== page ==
meiosis - Meiosis Objectives Explain why meiosis is...

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Unformatted text preview: Meiosis Objectives Explain why meiosis is essential to sexual reproduction List and describe, in order, the principal events of meiosis Identify the stages of meiosis from lily anther slides Use a simulation to demonstrate understanding of the key stages of meiosis Compare and contrast meiosis and mitosis Genetics is the study of heredity and variation. The transmission of traits from one generation to the next is called heredity or inheritance. Your genome is derived from the thousands of genes you inherited from you mother and your father. However, offspring differ somewhat from parents and siblings, demonstrating variation. In plants animals, sperm and ova (unfertilized eggs) transmit genes from one generation to the next. After fertilization (fusion) of a sperm cell with an ovum, genes from both parents are present in the nucleus of the fertilized egg. The organism then develops through mitosis A life cycle is the generation-to-generation sequence of stages in the reproductive history of an organism. It starts at the conception of an organism and continues until it produces its own offspring. Cells alternate between haploid and diploid states. This allows for a consistent chromosome number between generations The life cycle of humans and other animals is typical of one major type. Gametes, produced by meiosis, are the only haploid cells. Gametes undergo no divisions themselves, but fuse to form a diploid zygote that divides by mitosis to produce a multicellular organism. Plants and some algae have a different type of life cycle, alternation of generations. This life cycle includes both haploid (gametophyte) and diploid (sporophyte) multicellular stages. Meiosis by the sporophyte produces haploid spores that develop by mitosis into the gametophyte. Gametes produced via mitosis by the gametophyte fuse to form the zygote which produces the sporophyte by mitosis. Many steps of meiosis resemble steps in mitosis. Both are preceded by the replication of chromosomes. However, in meiosis, there are two consecutive cell divisions, meiosis I and meiosis II, that result in four daughter cells. Each final daughter cell has only half as many chromosomes as the parent cell. Interphase This is the only time interphase occurs G1 Growth S DNA replication G2 Centrosomes replicate Prophase I chromosomes condense and homologous chromosomes pair up In a process called synapsis, special proteins hold homologous chromosomes tightly together. Known as a tetrad. At certain areas, the chromatids of homologous chromosomes are crossed (chiasmata) and segments of the chromosomes are traded. Crossing over may or may not happen. But only between homologous chromosomes Spindle fibers form attach to kinetochores on the chromosomes Nuclear membrane disappears Centrosomes move to opposite poles Metaphase I Tetrads are all arranged at the metaphase plate Chromosomes are lined up in homologous pairs Anaphase I Homologous chromosomes separate and are pulled toward opposite poles. Each chromosome still has 2 chromatids Telophase I Centriole duplication Nuclear membrane may reappear Cytokinesis Cleavage furrow or cell plate forms Meiosis II No interphase Prophase II Spindle fibers attach to kinetochore Centrosomes migrate to poles Nuclear membrane disappears NO crossing over NO homologous pairs At metaphase II, the sister chromatids are arranged at the metaphase plate. The kinetochores of sister chromatids face opposite poles. At anaphase II, the centomeres of sister chromatids separate and the now separate sisters travel toward opposite poles. Telophase II Separated sister chromatids arrive at opposite poles. Nuclear membrane reformes Spindle fibers disassemble Cytokinesis Cytoplasm separated with cleavage furrow or cell plate End result 4 haploid daughter cells Procedure p 127-130 Work through in pairs Lily Anthers (Lilium) In group of 4 First view 1st division 1 pair set up Second view 2nd division 1 pair set up Observe models and diagrams on side counter http://biog-101-104.bio.cornell.edu/BioG101_1 http://biog-101-104.bio.cornell.edu/BioG101_1 Summary Meiotic Mix movie Answer questions in lab book p.132-133 Homework No goggles needed Turn in photosynthesis homework Quiz 3 Photosynthesis Mitosis Meiosis ...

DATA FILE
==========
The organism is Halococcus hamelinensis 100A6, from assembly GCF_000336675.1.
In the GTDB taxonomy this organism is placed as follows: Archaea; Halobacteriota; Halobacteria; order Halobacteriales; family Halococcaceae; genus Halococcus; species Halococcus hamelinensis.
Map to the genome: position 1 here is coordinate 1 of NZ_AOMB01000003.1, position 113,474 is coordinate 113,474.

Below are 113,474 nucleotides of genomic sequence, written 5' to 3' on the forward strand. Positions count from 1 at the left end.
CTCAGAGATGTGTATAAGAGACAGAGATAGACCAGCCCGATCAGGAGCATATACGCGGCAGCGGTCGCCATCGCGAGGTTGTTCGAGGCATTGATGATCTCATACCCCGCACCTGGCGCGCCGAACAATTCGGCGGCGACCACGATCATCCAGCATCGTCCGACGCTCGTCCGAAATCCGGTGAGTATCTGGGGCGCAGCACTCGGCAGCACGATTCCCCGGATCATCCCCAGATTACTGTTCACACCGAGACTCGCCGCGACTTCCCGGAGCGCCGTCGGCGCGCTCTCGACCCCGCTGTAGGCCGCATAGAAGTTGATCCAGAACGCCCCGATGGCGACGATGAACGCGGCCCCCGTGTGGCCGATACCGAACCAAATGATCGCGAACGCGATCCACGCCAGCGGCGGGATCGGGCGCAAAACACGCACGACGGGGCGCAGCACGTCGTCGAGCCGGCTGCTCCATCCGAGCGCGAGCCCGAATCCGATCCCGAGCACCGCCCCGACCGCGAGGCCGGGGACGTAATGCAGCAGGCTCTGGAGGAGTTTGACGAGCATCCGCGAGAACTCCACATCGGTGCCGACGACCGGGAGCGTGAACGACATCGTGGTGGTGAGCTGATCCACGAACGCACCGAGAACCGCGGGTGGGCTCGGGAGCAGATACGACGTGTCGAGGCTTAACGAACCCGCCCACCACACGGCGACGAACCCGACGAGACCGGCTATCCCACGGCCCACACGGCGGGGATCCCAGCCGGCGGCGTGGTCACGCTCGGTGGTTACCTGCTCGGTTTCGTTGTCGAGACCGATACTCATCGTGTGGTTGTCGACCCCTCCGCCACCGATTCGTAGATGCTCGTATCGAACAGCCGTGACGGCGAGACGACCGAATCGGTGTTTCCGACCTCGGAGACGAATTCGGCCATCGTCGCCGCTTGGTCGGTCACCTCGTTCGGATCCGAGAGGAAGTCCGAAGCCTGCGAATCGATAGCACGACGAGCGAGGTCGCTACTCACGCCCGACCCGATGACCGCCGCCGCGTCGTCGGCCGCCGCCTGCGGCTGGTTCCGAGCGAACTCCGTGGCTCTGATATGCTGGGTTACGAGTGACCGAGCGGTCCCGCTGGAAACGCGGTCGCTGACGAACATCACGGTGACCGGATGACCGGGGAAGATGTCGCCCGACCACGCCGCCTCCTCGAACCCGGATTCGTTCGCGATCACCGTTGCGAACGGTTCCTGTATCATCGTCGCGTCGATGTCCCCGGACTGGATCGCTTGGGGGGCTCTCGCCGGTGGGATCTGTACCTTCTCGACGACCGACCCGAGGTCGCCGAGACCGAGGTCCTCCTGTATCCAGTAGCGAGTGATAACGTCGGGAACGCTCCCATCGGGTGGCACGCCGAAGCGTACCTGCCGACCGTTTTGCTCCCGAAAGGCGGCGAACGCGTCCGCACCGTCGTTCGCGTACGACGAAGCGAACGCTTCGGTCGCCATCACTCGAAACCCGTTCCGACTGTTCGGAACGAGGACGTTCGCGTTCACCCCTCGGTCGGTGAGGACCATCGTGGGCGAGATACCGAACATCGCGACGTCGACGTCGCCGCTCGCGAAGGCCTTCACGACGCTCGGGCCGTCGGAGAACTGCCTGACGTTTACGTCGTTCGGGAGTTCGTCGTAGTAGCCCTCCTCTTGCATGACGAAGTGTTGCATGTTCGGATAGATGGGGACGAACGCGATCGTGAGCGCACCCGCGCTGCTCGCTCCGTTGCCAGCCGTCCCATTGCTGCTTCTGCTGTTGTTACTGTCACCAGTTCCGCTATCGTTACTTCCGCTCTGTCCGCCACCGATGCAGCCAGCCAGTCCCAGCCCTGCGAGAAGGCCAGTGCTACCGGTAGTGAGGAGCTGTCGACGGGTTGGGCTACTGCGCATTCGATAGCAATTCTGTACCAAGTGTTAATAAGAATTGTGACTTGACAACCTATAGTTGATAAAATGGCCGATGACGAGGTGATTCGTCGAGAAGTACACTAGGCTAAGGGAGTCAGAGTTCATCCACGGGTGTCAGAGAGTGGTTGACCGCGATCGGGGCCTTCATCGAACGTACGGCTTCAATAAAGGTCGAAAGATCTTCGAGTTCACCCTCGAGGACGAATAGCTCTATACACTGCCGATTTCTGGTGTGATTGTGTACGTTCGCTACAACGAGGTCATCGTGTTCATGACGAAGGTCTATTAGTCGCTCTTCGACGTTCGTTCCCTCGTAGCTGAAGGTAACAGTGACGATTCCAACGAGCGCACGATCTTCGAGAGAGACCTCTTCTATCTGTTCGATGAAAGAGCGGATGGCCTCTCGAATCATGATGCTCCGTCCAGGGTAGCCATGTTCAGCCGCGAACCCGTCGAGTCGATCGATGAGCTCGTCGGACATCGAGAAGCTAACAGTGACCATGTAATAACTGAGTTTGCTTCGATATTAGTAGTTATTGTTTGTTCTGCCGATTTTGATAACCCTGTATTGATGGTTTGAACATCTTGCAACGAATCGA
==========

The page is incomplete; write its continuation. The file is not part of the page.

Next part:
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This note was uploaded on 11/11/2008 for the course BIOL 111 taught by Professor Rizzo during the Fall '07 term at Texas A&M.

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